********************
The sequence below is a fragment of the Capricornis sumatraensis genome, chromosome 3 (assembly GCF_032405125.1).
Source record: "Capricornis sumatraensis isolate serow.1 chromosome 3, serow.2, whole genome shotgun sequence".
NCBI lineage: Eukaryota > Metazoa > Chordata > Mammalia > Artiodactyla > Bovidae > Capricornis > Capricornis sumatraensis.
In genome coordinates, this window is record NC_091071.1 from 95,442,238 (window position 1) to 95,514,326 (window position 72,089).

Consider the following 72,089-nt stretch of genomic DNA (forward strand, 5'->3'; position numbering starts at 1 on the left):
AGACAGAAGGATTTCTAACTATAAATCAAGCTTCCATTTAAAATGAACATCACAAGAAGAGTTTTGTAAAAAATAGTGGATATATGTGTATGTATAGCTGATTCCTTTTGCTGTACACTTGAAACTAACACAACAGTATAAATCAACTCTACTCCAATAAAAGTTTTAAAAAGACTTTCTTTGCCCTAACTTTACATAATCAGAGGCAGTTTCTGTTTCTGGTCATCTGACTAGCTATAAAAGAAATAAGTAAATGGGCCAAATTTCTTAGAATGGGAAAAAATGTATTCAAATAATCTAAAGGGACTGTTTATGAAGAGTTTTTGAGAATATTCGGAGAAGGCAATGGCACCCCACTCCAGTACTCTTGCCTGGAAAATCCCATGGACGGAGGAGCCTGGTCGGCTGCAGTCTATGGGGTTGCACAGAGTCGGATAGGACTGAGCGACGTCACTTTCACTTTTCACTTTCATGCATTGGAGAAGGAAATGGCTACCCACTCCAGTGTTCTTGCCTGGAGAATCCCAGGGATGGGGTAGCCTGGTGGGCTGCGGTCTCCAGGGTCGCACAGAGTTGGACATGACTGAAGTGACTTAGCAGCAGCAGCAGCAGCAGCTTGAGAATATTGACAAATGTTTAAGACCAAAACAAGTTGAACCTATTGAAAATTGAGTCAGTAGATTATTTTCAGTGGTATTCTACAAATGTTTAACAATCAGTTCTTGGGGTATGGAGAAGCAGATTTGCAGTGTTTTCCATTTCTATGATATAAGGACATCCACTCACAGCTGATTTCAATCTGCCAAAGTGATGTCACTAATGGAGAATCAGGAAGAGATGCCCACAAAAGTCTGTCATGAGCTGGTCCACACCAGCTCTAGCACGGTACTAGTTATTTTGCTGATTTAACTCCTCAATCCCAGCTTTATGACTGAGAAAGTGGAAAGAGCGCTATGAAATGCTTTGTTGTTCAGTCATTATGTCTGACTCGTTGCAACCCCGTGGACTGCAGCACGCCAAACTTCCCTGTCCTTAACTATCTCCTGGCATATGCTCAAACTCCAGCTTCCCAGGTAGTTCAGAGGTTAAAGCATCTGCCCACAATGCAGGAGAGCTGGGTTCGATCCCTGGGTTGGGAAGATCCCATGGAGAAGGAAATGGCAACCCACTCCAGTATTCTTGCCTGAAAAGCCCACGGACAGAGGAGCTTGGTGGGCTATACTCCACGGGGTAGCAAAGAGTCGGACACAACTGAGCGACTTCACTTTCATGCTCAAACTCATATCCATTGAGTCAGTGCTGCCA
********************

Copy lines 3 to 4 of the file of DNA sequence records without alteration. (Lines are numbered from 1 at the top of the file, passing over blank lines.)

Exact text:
NCBI lineage: Eukaryota > Metazoa > Chordata > Mammalia > Artiodactyla > Bovidae > Capricornis > Capricornis sumatraensis.
In genome coordinates, this window is record NC_091071.1 from 95,442,238 (window position 1) to 95,514,326 (window position 72,089).